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West Mids readies for 3,000 Commonwealth Games officers

Final preparations are under way for West Midlands officers hosting the Commonwealth Games.

A massive mutual aid plan is rolling out for thousands of officers supporting the biggest sporting event in the UK this summer.

Athletes from around the world are due to begin arriving in Birmingham for the 22nd Commonwealth Games which starts on Thursday next week.

More than 5,000 athletes from 72 countries are expected to compete and there will be 283 different medal events.

A huge logistics and security operation is in its final stages with 3,000 officers being drafted in - most from across the UK to support the event.

Project Servator-trained officers will also be policing the games.

Police Oracle was part of the recruitment campaign which included a specially-made video urging officers to sign up for mutual aid.

They will be hosted at dozens of venues including the College of Policing’s base at Ryton.

Officers aren’t the only ones to have lent a hand to help the event succeed. Staff from the force have been volunteering to help make costumes for the opening ceremony.

It will also be the last major event for the force’s Chief Constable, Sir Dave Thompson, who is retiring.

In his pre-Games message to officers, he said: “We are about to police the biggest sporting event ever as a force, as Birmingham and as the West Midlands region.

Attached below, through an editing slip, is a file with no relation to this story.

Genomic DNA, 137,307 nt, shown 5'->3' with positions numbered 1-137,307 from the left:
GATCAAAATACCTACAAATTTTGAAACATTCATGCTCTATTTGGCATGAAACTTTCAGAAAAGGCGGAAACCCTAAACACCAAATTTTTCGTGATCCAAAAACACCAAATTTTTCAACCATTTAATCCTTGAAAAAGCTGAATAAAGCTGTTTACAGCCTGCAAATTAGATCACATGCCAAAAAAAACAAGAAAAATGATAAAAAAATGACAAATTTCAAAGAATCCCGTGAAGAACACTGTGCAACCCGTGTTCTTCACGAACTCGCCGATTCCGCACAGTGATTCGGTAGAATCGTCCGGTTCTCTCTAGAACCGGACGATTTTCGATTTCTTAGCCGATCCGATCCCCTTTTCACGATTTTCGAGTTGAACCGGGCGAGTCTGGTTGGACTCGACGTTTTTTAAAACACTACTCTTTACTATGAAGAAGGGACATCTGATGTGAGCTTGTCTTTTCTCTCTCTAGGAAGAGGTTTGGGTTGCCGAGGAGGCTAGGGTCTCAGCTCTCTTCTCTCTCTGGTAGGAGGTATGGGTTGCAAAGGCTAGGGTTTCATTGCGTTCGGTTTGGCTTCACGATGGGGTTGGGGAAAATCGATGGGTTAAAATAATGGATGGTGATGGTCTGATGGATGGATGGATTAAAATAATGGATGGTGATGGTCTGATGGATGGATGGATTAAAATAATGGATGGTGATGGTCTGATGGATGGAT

“I have on occasions been frustrated by our desire to wear the badge of Second City in my years in the region. We should not regard ourselves as second to anywhere! The Games must make Birmingham and this region feel this way. We should be the friendliest city we have ever been and the proudest we have been as we stage a uniquely Birmingham and West Midlands event.”

He added: We are asking a great deal of you all. Summer is always busy and we have to deal with the challenges we face every year and Games as well. Operation Unity will have staffing comparable to the tenth biggest police force in the country at its peak.

“New friends from across policing to welcome and embed. Some of you will have moments where the Games touch you directly. Others will be working hard to do our everyday role. Many will be hard at work behind the scenes. All of you are losing out on time with your families. You are all part of the Operation Unity effort” 

He took part in an impromptu netball event earlier this week with Games volunteers as part of the festivities.

The event will the first where sustainability has been planned in from day one with emissions as a key priority and all venues will be turned over to community use after the games finish.

Another remarkable fact is that the Games has been put together in the shortest time ever after South Africa announced it couldn’t host the event.

Most of the major decisions – including funding – have been made at regional level.

Part of the Policing response has included supporting the Queen's Baton relay which has been crossing the globe before arriving in Birmingham for the start of the Games.

For one West Midlands officer, it’s been extra special.

PC Ariadne Taylor has covered the length and breadth of Britain as part of the Queen's Baton Relay Security and Protection Team since it arrived in Wales on 29 June.

And yesterday she ran alongside 13-year-old step-daughter Neve Symes who had the honour of starting the leg which brought the baton to the West Midlands.

They ran the 27km stretch of a miniature steam railway before handing over to fellow baton bearers as the royal relay made its way to Coventry.

PC Taylor said: “I’ve loved meeting and providing a police escort for lots of interesting people along the route; it’s ranged from young children to elderly people and also ultra-runners who’ve been hard to keep pace with.”

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